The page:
However, with The critic laughs his admiration for the design of Braun products is mixed with a sardonic cynicism directed not at Braun and the product styling and advertising language it employs, but rather, as the title suggests, at the unseeing critic offering a worthless guarantee for art. This was also a subject for two Sculp-metal works by the American forerunner of pop art Jasper Johns (born 1930), which Hamilton was immediately reminded of when he made the assemblage in 1968, and which prompted its title. Johns’s The critic smiles 1959 (collection of the artist), in which a toothbrushes reclines, its bristles replaced by molars, and The critic sees 1961 (private collection), in which a pair of glasses cover not eyes but open mouths, represent the critic as blind, only able to approach art through his mouth. However, these works also present the action of sight and speech (and by corollary, thought) as displacements of one another fighting to engage in meaning (see Jasper Johns: The Sculptures, exhibition catalogue, Henry Moore Institute, Leeds 1996, pp.66–70). For Johns, as for Hamilton, there is no set hierarchy of meaning, as this resides as much in the reception of the work by the viewer, critic, or for Hamilton also the ‘user’ (or, rather, consumer) of his multiple, as it does in the critical structure and processes brought to bear on it.

In 1980, in a further twist, Hamilton found an opportunity to make a short film as a form of advertisement for The critic laughs that was included as a contribution to the BBC television series on art since 1880, The Shock of the New. Hamilton’s short film starred the actress Loraine Chase presenting the multiple as being ‘For connoisseurs who have everything … At last a work of art to match the style of modern loving … The critic laughs … A perfect marriage of form and function’ (see Hamilton 1982, p.74). The multiple, and the context that gave rise to it, exemplifies the ways in which, in the late 1960s and early 1970s, Hamilton was addressing the Duchampian tradition of the readymade and a pop concern for mass culture and style through an attention to high design products emanating from a Bauhaus tradition, a choice that was the exact opposite of Duchamp’s process that avoided such judgement. This related group of works included the painting Toaster 1966–7 (private collection) and the print Toaster 1967–7 (Tate P04253), the portfolio Five tyres remoulded 1972 (Tate P01730P01738), and a group of multiples playing on the congruence of Hamilton’s first name with that for Ricard pastis – Advertisement 1975, Carafe 1978 and Ashtray 1979 – ending in the 1980s with the sculptures Lux 50 – functioning prototype 1979 (private collection) and Diab DS-101 Computer 1985–9 (Tate T07124).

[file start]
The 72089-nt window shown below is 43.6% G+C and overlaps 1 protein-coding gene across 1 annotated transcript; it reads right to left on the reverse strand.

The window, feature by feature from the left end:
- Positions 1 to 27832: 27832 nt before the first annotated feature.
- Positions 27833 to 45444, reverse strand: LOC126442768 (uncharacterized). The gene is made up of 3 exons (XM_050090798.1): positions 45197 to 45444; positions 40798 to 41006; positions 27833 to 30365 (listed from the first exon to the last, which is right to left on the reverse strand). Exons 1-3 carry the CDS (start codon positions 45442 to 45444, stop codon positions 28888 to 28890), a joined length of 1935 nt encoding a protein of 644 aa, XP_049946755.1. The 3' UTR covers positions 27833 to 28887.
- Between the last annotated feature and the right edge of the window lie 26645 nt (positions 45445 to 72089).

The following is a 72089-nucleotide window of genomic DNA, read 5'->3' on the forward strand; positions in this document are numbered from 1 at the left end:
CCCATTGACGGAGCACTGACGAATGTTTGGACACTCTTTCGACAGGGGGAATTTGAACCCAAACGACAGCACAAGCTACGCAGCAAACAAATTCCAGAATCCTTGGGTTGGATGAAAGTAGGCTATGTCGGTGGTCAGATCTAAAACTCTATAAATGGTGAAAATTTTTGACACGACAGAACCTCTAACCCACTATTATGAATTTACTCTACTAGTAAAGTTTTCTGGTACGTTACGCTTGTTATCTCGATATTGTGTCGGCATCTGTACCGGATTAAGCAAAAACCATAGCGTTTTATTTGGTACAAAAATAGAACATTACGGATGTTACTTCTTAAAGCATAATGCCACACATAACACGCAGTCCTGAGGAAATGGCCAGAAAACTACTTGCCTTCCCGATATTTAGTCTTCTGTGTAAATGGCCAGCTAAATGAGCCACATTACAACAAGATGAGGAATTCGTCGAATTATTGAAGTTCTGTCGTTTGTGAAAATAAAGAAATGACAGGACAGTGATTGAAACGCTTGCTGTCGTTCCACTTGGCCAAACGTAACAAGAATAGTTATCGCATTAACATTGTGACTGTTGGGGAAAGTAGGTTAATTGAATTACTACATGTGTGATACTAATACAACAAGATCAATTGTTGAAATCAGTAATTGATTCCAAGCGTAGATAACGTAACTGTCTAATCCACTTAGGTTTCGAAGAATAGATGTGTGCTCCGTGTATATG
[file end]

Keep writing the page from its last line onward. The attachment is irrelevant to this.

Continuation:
Further reading
Richard Hamilton, exhibition catalogue, Tate Gallery, London 1992, p.172.
Etienne Lullin, Richard Hamilton Prints and Multiples 1939–2002, Dusseldorf 2003, pp.252–3.
Richard Hamilton, exhibition catalogue, Tate Modern, London 2014, pp.144–5.

Andrew Wilson
January 2015